loading page

Adherence to the Strengthening the Reporting of Observational Studies in Epidemiology (STROBE) checklist in articles published in EAACI Journals: a bibliographic study.
  • +8
  • Elena Wiehn,
  • Cristian Ricci,
  • Aberto Alvarez-Perea,
  • Michael Perkin,
  • Christina Jones,
  • Cezmi Akdis,
  • Jean Bousquet,
  • Philippe Eigenmann,
  • Clive E.H. Grattan,
  • Christian Apfelbacher,
  • Jon Genuneit
Elena Wiehn
Ulm University
Author Profile
Cristian Ricci
Leipzig University
Author Profile
Aberto Alvarez-Perea
Hospital General Universitario Gregorio Maranon
Author Profile
Michael Perkin
St George's, University of London
Author Profile
Christina Jones
University of Surrey Faculty of Health and Medical Sciences
Author Profile
Cezmi Akdis
University of Zurich
Author Profile
Jean Bousquet
University Hospital
Author Profile
Philippe Eigenmann
University Hospital Geneva, Switzerland
Author Profile
Clive E.H. Grattan
Guy's Hospital
Author Profile
Christian Apfelbacher
Universit├Ąt Magdeburg Medizinische Fakult├Ąt
Author Profile
Jon Genuneit
Ulm University
Author Profile

Abstract

Research data derived from observational studies are accumulating quickly in the field of allergy and immunology and a large amount of observational studies are published every year. The aim of the present study was to evaluate the adherence to the Strengthening the Reporting of Observational Studies in Epidemiology (STROBE) checklist by papers published in the three European Academy of Allergy and Clinical Immunology journals, during the period 2009-2018. To this end, we conducted a bibliographic study of up to eight randomly selected papers per year per Journal. Our literature search resulted in 223 papers. Among those, 80, 80 and 63 records were from Pediatric Allergy and Immunology, Allergy and Clinical and Translational Allergy, respectively; the latter was published only from 2011 on. Prospective, case-control, and cross-sectional designs were described in 88, 43, and 92 papers, respectively. Full reporting of all STROBE items was present in 47.4%, 45.6%, and 41.2% for the cohort, cross-sectional, and case-control studies, respectively. Generally, no time trend in adherence of reporting STROBE items was observed, apart from reporting funding, which increased from 60% in 2009/2010 to more than 90% in 2018. We identified a cluster of STROBE items with low proportions of full reporting constituted by the items on reporting study design in the title and methods, variables types along with their measurement/assessment, bias and confounding, study size, and grouping of variables. It appears that the STROBE checklist is a suitable tool in observational allergy epidemiology. However, adherence to the STROBE checklist appeared suboptimal.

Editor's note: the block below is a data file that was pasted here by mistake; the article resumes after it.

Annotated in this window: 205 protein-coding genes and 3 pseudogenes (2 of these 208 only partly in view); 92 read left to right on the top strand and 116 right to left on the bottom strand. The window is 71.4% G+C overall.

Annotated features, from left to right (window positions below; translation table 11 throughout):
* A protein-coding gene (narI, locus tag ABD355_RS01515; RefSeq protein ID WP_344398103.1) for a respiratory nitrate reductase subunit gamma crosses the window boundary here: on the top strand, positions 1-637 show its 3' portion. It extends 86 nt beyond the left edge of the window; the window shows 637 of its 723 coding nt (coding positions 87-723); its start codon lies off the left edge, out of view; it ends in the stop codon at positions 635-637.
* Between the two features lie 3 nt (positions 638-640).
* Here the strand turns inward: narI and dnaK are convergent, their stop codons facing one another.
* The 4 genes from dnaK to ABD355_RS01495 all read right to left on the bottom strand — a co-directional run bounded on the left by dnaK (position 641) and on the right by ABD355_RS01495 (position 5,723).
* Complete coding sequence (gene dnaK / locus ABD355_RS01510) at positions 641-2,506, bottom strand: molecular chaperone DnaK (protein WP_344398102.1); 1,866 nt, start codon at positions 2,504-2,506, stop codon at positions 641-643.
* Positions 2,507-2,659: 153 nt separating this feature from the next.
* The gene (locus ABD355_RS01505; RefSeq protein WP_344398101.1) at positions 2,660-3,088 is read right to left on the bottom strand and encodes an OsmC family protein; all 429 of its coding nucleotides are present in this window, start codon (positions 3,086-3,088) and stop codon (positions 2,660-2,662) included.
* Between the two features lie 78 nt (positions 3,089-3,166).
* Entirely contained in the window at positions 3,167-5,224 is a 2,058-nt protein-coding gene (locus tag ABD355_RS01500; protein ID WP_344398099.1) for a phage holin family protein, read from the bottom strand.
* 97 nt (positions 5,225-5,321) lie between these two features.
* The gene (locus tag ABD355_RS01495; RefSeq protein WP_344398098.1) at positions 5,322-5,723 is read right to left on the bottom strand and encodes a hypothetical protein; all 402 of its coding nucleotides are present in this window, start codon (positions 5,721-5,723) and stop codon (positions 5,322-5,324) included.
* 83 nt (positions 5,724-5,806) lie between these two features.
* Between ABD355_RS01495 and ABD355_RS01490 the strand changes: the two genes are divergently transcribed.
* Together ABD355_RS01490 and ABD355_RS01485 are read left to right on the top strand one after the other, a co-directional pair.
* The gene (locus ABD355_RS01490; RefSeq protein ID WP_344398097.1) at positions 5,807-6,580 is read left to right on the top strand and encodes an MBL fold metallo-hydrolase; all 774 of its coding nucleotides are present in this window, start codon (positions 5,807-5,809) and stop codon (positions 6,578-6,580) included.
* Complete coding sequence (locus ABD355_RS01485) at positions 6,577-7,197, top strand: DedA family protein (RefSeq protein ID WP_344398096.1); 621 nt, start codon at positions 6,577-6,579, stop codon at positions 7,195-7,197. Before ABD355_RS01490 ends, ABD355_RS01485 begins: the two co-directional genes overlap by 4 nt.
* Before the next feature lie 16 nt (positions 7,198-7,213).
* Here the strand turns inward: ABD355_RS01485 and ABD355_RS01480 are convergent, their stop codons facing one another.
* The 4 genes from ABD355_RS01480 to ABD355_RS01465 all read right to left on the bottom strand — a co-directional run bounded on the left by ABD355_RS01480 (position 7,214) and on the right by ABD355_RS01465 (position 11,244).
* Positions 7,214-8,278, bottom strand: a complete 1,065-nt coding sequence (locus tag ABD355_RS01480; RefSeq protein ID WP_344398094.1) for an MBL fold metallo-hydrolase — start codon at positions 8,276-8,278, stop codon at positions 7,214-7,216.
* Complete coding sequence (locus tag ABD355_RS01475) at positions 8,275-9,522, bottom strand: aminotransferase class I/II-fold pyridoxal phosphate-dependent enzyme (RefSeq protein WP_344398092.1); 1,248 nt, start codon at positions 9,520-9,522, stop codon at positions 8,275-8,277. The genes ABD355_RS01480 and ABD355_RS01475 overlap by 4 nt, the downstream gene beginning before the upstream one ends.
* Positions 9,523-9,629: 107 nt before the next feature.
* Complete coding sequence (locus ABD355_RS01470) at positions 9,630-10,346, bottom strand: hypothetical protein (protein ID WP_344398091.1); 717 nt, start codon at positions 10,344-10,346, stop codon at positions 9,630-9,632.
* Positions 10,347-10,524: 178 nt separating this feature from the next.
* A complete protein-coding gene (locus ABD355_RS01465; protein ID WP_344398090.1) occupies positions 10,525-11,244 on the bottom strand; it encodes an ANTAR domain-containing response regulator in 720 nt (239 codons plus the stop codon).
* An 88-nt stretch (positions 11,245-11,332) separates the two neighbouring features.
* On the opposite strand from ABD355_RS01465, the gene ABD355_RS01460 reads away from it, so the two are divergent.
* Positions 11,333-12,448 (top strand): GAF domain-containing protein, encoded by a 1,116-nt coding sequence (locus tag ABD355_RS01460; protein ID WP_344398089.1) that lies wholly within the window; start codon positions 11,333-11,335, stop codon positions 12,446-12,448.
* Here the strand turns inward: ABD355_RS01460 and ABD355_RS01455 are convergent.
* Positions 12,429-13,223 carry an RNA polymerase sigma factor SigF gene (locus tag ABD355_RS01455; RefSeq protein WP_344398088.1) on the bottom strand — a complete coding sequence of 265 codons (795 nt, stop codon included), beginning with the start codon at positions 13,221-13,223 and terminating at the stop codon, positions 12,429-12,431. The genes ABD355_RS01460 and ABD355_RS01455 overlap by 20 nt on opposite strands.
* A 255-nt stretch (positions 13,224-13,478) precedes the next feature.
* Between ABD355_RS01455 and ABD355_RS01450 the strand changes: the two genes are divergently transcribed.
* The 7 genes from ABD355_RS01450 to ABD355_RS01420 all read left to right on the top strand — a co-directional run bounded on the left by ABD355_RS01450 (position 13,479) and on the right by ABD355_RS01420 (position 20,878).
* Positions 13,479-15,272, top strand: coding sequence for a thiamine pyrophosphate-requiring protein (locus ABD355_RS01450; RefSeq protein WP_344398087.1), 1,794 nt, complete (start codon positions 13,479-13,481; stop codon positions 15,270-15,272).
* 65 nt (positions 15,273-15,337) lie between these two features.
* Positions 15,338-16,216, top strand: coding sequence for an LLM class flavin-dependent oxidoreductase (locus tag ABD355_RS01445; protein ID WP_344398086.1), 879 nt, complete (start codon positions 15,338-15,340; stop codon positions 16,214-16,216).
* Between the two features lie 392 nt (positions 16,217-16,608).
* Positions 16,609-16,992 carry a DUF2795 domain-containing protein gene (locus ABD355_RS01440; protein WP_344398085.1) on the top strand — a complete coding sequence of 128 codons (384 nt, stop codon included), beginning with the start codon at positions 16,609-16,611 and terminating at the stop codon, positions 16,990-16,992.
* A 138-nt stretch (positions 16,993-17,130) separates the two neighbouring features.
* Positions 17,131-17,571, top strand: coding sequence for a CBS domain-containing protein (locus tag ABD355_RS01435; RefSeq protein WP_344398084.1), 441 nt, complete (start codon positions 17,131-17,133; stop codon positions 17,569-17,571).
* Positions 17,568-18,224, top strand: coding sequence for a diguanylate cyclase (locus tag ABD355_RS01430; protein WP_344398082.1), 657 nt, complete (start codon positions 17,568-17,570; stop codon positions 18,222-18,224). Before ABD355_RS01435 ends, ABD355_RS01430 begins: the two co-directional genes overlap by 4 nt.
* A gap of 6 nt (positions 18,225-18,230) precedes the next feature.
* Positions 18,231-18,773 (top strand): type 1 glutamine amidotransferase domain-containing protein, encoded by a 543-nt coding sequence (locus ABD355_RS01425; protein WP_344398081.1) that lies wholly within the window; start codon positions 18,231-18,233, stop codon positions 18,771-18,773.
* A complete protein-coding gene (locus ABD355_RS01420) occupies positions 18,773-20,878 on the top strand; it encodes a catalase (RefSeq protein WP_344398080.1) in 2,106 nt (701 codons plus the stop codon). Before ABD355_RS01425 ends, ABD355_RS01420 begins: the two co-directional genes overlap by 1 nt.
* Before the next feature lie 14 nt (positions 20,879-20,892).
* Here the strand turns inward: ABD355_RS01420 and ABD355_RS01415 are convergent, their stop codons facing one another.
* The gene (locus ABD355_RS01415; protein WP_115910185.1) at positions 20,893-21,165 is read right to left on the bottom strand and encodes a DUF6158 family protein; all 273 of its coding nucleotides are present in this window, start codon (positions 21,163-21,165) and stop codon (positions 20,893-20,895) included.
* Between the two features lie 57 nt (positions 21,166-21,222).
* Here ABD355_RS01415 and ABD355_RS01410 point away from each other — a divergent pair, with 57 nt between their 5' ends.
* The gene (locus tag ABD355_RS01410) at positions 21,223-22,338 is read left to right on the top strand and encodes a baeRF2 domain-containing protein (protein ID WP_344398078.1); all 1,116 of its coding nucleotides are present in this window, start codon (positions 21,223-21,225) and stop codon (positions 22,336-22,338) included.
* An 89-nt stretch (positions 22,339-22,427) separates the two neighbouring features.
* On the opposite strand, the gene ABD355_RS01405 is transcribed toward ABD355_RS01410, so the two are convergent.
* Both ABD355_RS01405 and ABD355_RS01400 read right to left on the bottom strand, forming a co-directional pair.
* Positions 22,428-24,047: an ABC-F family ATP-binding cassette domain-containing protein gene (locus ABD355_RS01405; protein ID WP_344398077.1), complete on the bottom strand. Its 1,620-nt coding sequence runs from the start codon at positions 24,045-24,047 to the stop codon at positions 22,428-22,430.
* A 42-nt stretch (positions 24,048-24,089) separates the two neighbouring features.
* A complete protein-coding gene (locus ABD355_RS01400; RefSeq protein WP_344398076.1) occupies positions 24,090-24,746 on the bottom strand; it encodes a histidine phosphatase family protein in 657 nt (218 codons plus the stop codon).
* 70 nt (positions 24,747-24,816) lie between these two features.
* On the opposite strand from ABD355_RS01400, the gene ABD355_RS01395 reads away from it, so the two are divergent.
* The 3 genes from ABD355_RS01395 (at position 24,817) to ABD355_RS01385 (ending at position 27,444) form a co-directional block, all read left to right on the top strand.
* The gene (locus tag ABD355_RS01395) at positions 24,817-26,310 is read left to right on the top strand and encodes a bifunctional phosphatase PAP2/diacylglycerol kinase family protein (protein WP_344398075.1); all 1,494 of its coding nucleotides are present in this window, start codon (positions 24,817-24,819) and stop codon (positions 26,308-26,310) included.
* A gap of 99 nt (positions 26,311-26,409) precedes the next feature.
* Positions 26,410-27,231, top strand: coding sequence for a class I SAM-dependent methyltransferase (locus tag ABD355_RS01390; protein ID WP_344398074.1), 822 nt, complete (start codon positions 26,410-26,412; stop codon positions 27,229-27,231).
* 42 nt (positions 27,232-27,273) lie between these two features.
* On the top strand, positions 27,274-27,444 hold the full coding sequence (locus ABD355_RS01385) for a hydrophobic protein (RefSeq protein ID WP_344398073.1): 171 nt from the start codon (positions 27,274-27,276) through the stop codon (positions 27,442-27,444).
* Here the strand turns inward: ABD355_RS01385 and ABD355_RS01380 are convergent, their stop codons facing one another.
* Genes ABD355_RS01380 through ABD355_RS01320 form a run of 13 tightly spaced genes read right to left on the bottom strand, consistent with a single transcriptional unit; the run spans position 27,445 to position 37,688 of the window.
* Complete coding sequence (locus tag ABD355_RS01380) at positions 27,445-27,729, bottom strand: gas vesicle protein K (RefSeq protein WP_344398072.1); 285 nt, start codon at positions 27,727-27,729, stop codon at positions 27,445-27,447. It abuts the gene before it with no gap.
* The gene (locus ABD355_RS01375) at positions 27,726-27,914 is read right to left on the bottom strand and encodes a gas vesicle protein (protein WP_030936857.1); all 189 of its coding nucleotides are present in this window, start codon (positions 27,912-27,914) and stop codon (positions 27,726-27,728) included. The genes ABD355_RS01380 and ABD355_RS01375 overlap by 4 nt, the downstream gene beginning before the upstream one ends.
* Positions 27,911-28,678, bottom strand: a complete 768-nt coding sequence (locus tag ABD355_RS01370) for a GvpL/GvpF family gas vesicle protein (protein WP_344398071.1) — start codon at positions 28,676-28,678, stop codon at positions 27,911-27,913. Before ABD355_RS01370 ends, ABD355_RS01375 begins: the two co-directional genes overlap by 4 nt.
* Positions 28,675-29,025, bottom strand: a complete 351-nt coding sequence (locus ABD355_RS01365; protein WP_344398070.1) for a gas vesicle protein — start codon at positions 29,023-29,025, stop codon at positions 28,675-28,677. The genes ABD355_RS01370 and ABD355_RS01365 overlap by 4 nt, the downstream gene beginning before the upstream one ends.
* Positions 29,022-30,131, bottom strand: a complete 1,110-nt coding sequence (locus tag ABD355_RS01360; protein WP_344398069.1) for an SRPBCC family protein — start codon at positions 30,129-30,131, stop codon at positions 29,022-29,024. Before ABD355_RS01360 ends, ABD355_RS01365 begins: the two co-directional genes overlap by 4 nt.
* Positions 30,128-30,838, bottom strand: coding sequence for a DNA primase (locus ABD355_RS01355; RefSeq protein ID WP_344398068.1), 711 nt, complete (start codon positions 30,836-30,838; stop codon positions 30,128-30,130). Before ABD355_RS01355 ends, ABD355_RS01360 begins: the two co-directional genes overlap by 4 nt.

Peer review status:ACCEPTED

10 Mar 2021Submitted to Allergy
11 Mar 2021Submission Checks Completed
11 Mar 2021Assigned to Editor
12 Mar 2021Reviewer(s) Assigned
25 Mar 2021Review(s) Completed, Editorial Evaluation Pending
25 Mar 2021Editorial Decision: Revise Minor
10 May 20211st Revision Received
11 May 2021Submission Checks Completed
11 May 2021Assigned to Editor
11 May 2021Review(s) Completed, Editorial Evaluation Pending
12 May 2021Editorial Decision: Accept